Chinese toy harming Vietnamese students emits CO2: police

By Do Truong, Thanh Nien News

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A police officer in Dak Nong Province examines an exploding Chinese toy that sent 39 students to hospital in January. PHOTO BY PHAN BA

Police tests found that an exploding Chinese toy has injured dozens of schoolchildren due to the presence of the food additive sodium bicarbonate and citric acid.
A statement issued by the Binh Duong Province police said the crime lab at the Ministry of Public Security has concluded that the toy is dangerous.
The toy (essentially a bag of pink liquid and a bag of a white powder stuck between two cardboard smiley faces) exploded at a school in the Central Highlands province of Dak Nong in January and emitted a gas that caused 39 students to be hospitalized.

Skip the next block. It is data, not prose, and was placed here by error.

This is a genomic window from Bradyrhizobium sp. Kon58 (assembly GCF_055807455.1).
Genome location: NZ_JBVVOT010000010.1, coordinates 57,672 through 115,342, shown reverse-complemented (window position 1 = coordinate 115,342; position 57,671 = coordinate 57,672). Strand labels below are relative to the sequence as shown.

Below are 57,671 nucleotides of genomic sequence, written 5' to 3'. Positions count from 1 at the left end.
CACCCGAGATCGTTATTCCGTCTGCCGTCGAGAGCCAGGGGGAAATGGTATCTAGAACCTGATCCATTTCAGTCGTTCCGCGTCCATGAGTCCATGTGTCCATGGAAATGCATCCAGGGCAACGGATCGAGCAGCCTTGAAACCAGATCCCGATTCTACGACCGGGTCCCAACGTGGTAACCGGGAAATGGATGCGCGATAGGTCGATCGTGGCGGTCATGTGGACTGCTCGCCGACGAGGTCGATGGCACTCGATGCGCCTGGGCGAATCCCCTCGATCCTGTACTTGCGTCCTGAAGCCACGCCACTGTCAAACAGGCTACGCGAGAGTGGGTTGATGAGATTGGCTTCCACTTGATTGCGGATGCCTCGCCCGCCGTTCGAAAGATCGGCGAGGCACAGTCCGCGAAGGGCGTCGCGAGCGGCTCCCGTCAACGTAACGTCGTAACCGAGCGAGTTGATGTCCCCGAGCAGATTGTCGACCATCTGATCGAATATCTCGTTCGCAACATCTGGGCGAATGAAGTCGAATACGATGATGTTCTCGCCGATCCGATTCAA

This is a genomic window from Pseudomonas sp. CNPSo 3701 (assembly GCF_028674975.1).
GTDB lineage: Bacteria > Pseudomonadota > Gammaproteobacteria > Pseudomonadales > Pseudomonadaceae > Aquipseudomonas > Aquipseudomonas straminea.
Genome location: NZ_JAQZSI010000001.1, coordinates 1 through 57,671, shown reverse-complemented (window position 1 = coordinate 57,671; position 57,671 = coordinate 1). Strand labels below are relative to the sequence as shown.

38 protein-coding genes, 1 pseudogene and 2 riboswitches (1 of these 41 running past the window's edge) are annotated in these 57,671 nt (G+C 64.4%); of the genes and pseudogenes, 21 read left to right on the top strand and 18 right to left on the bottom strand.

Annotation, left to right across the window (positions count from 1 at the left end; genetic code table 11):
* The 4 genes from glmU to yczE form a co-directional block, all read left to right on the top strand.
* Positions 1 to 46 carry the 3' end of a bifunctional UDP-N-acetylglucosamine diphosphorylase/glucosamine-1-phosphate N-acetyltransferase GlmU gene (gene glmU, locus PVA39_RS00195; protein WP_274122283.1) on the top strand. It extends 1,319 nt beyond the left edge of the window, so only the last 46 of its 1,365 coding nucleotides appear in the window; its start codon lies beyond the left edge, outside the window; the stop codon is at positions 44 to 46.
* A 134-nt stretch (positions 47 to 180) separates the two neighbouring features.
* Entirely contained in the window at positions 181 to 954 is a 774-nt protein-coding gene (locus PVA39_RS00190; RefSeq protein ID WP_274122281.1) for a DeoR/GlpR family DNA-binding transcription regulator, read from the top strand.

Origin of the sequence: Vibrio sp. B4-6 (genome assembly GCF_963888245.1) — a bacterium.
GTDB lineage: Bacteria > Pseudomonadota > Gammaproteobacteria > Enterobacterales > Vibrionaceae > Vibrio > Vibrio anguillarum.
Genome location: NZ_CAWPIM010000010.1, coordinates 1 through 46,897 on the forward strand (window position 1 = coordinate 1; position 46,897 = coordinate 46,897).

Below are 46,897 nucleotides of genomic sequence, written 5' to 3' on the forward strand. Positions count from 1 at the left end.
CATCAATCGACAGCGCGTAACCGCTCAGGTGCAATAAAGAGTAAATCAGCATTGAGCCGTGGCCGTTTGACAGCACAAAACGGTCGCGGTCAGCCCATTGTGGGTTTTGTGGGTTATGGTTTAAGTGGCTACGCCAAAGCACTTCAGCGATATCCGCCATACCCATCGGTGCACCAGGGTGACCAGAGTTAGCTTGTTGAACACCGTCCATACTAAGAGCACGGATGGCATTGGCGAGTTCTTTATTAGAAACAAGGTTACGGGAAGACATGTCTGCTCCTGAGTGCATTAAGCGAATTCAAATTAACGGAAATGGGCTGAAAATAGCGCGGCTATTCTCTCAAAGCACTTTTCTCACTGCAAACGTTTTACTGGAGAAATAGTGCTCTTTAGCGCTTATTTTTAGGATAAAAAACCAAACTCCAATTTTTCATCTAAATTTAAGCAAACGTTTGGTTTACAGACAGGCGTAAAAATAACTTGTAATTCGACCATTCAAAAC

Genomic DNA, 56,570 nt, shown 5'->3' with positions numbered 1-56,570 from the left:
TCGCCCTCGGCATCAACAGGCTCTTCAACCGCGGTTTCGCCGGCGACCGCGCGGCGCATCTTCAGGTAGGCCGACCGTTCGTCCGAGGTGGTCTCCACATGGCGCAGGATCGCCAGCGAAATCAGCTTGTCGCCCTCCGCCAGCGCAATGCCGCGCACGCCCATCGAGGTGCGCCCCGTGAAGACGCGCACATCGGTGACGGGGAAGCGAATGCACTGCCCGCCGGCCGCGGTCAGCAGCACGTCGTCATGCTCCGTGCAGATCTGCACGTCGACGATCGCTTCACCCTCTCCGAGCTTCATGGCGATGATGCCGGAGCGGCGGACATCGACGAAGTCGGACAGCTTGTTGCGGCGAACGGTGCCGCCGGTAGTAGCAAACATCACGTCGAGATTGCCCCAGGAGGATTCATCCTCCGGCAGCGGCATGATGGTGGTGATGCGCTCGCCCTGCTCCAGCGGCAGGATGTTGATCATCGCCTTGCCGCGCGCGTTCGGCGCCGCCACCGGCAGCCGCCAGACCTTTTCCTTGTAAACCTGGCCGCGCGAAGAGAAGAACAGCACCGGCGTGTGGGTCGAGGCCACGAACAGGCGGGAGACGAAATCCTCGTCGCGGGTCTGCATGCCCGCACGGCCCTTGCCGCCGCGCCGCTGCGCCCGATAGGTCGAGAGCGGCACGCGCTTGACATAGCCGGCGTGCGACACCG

Police have identified the powder as sodium bicarbonate NaHCO3 and the pink liquid the weak organic citric acid (C6H8O7).
The students developed itchy rashes all over their bodies and experienced difficulty breathing. Some were put on respirators and fed intravenously.
Vendors in Ho Chi Minh City, who bought the toys from dubious suppliers, said the “bomb toys” or “stink bombs” emits a tiny explosion when squeezed. 
Its label is all in Chinese.
When the acid bag busts, the liquid interacts with the sodium compound and produce an amount of carbon dioxide (CO2) that causes the main bag to burst.
Vietnamese authorities early this year ordered a recall of two Chinese toys -- a plastic ball covered in dots and fruit-head dolls -- after tests found they contained excessive amounts of phthalates, a plasticizer compound that is prohibited in western countries since it can cause cancer and deformities in unborn babies and infertility in men.
Earlier this year they imposed similar bans on two other Chinese toys -- a ride-on reindeer banned in Singapore and a battery-operated car.

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